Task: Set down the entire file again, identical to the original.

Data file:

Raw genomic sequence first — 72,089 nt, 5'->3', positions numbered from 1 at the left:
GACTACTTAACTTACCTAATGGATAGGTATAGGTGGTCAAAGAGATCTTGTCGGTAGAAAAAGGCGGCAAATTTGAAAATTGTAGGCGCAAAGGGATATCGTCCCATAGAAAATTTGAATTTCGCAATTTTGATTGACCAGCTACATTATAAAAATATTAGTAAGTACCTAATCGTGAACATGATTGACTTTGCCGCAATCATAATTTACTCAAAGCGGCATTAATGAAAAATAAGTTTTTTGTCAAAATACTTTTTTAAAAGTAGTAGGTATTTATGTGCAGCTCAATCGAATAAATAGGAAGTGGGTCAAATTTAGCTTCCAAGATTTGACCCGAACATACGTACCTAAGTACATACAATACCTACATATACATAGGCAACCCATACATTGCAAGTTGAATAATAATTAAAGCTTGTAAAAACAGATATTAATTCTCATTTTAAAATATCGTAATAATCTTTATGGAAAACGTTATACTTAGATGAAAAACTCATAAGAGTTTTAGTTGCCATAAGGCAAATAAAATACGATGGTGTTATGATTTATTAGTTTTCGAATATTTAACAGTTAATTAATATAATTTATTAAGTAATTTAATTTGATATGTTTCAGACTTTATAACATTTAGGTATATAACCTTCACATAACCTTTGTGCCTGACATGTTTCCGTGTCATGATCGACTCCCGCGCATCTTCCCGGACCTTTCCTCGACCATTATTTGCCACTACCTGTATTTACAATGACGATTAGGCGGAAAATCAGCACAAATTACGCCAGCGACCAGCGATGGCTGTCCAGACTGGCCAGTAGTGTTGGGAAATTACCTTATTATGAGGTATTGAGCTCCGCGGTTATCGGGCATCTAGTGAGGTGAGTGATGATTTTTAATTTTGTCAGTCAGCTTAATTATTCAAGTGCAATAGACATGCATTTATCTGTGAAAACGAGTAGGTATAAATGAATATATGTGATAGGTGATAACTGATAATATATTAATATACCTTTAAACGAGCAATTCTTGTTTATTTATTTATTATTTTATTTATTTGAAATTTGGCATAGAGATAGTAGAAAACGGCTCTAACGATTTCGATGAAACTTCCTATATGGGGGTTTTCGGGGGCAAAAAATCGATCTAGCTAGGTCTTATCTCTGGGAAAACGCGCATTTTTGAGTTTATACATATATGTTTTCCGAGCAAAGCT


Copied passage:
Raw genomic sequence first — 72,089 nt, 5'->3', positions numbered from 1 at the left:
GACTACTTAACTTACCTAATGGATAGGTATAGGTGGTCAAAGAGATCTTGTCGGTAGAAAAAGGCGGCAAATTTGAAAATTGTAGGCGCAAAGGGATATCGTCCCATAGAAAATTTGAATTTCGCAATTTTGATTGACCAGCTACATTATAAAAATATTAGTAAGTACCTAATCGTGAACATGATTGACTTTGCCGCAATCATAATTTACTCAAAGCGGCATTAATGAAAAATAAGTTTTTTGTCAAAATACTTTTTTAAAAGTAGTAGGTATTTATGTGCAGCTCAATCGAATAAATAGGAAGTGGGTCAAATTTAGCTTCCAAGATTTGACCCGAACATACGTACCTAAGTACATACAATACCTACATATACATAGGCAACCCATACATTGCAAGTTGAATAATAATTAAAGCTTGTAAAAACAGATATTAATTCTCATTTTAAAATATCGTAATAATCTTTATGGAAAACGTTATACTTAGATGAAAAACTCATAAGAGTTTTAGTTGCCATAAGGCAAATAAAATACGATGGTGTTATGATTTATTAGTTTTCGAATATTTAACAGTTAATTAATATAATTTATTAAGTAATTTAATTTGATATGTTTCAGACTTTATAACATTTAGGTATATAACCTTCACATAACCTTTGTGCCTGACATGTTTCCGTGTCATGATCGACTCCCGCGCATCTTCCCGGACCTTTCCTCGACCATTATTTGCCACTACCTGTATTTACAATGACGATTAGGCGGAAAATCAGCACAAATTACGCCAGCGACCAGCGATGGCTGTCCAGACTGGCCAGTAGTGTTGGGAAATTACCTTATTATGAGGTATTGAGCTCCGCGGTTATCGGGCATCTAGTGAGGTGAGTGATGATTTTTAATTTTGTCAGTCAGCTTAATTATTCAAGTGCAATAGACATGCATTTATCTGTGAAAACGAGTAGGTATAAATGAATATATGTGATAGGTGATAACTGATAATATATTAATATACCTTTAAACGAGCAATTCTTGTTTATTTATTTATTATTTTATTTATTTGAAATTTGGCATAGAGATAGTAGAAAACGGCTCTAACGATTTCGATGAAACTTCCTATATGGGGGTTTTCGGGGGCAAAAAATCGATCTAGCTAGGTCTTATCTCTGGGAAAACGCGCATTTTTGAGTTTATACATATATGTTTTCCGAGCAAAGCT